It’s a well known phrase that you can’t pour from an empty cup. If you are constantly running your cup empty how will you take care of yourself, how will you have the energy to deal with a major crisis that means you don’t have the time to do all the doing?
Sometimes, women focus so much on the practical and physical aspect of giving up alcohol that they don’t take the time to look at what their sober lives will be like. If you don’t take the time out to think about how you want your life to be it’s likely to continue to be full of busy until you become so exhausted that the first thing you do when you give up is drink.
I know from talking to women that there is a world of talent in each and every one of them that is lying dormant, waiting for the space and time to be brought forth into the world. The whole world needs what you have to offer and it would be a crime if you got to the end of your days saying “I wish I had taken more advantage of my sobriety by writing that book/changing jobs/starting a business.”
How to Break the Busyness Habit
Here’s a few tips to help you find the space to become who you were meant to:
Take a look at a typical day. Ask yourself if all of the things you are doing in a day are 100%, critically, absolutely necessary? Try keeping a daily log for a week of what you do every 30 minutes . What is your day filled with? Can housework tasks be left for another day or can someone else do them? Now that you’ve saved some money by not drinking, can you pay someone else to do it?
Schedule some ‘being’ time with someone you love. Book in some time with someone special and just be with them. Give them 100% of your focus and attention. Ask them what they would like to do and agree.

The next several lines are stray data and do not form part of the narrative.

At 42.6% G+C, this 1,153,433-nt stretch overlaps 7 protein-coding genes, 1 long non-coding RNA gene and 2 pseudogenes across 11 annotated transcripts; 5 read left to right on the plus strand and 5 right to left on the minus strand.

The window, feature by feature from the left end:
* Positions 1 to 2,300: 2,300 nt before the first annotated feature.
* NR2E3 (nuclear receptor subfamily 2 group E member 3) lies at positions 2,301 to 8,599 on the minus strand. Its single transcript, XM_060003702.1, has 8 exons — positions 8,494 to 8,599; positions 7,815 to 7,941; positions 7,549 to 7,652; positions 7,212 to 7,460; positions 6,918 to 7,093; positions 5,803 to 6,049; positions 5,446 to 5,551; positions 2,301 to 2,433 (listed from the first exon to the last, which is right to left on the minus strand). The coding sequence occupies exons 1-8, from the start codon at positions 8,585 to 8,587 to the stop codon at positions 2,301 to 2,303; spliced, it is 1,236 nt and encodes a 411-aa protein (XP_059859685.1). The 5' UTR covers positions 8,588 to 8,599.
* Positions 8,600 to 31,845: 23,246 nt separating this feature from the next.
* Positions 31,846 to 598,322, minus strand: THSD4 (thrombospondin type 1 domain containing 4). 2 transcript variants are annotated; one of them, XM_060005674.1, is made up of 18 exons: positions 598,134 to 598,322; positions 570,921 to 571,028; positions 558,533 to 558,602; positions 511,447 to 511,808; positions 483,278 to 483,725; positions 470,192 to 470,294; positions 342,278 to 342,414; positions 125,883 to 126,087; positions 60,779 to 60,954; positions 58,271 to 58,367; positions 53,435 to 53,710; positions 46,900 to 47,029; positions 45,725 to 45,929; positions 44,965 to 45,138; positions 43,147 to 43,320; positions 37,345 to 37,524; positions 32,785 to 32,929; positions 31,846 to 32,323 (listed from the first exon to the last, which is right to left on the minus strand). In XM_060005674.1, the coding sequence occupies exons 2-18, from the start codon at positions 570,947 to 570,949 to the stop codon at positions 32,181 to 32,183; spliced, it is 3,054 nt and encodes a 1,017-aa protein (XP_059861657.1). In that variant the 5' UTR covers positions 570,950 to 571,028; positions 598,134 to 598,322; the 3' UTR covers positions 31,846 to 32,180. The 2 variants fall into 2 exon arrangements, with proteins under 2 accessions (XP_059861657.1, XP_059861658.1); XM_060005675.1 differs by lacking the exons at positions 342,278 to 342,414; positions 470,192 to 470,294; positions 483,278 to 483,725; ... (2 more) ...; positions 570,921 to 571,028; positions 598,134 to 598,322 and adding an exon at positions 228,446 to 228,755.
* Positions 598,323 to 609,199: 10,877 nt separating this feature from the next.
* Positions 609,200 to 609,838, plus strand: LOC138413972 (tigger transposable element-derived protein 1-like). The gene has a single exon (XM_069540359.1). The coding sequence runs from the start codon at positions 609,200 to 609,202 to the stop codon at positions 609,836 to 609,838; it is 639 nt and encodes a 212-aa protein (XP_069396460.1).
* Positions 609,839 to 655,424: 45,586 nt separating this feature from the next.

Be still. If your busyness manifests in the form of high energy doing, take 15 minutes to sit and do nothing. Even meditation can be seen as a form of doing but staring at the flowers in the garden, the nearby hills or the waves will bring a sense of relaxation and peace that will give your brain the space to allow ideas in.
Ask yourself what it is that you’re avoiding. Often keeping busy is all about avoidance. Avoiding thinking about triggers, what life will be like if you stop, what will happen to your significant relationship? You can’t avoid things forever and when you look them square in the eye you will find that they are never as terrible as you had imagined. Use these two journal prompts to help you:
“Keeping busy is helping me avoid…”
Once you have made a list use this journal prompt:
“The evidence that these things will be negative or bad is…”
Your Last Wishes
Your last wishes as you leave the planet will be to have loved more, spent more time with loved ones and spent more time doing things you love. You’ll never wish you’d done more housework.
Don’t waste another minute on stuff you that doesn’t bring you joy.
The moment you start to let go of the busyness you will reconnect with the authentic, beautiful version of yourself that will make staying sober easy because you will begin to fill your life with those things that will leave you with no regrets in your last days.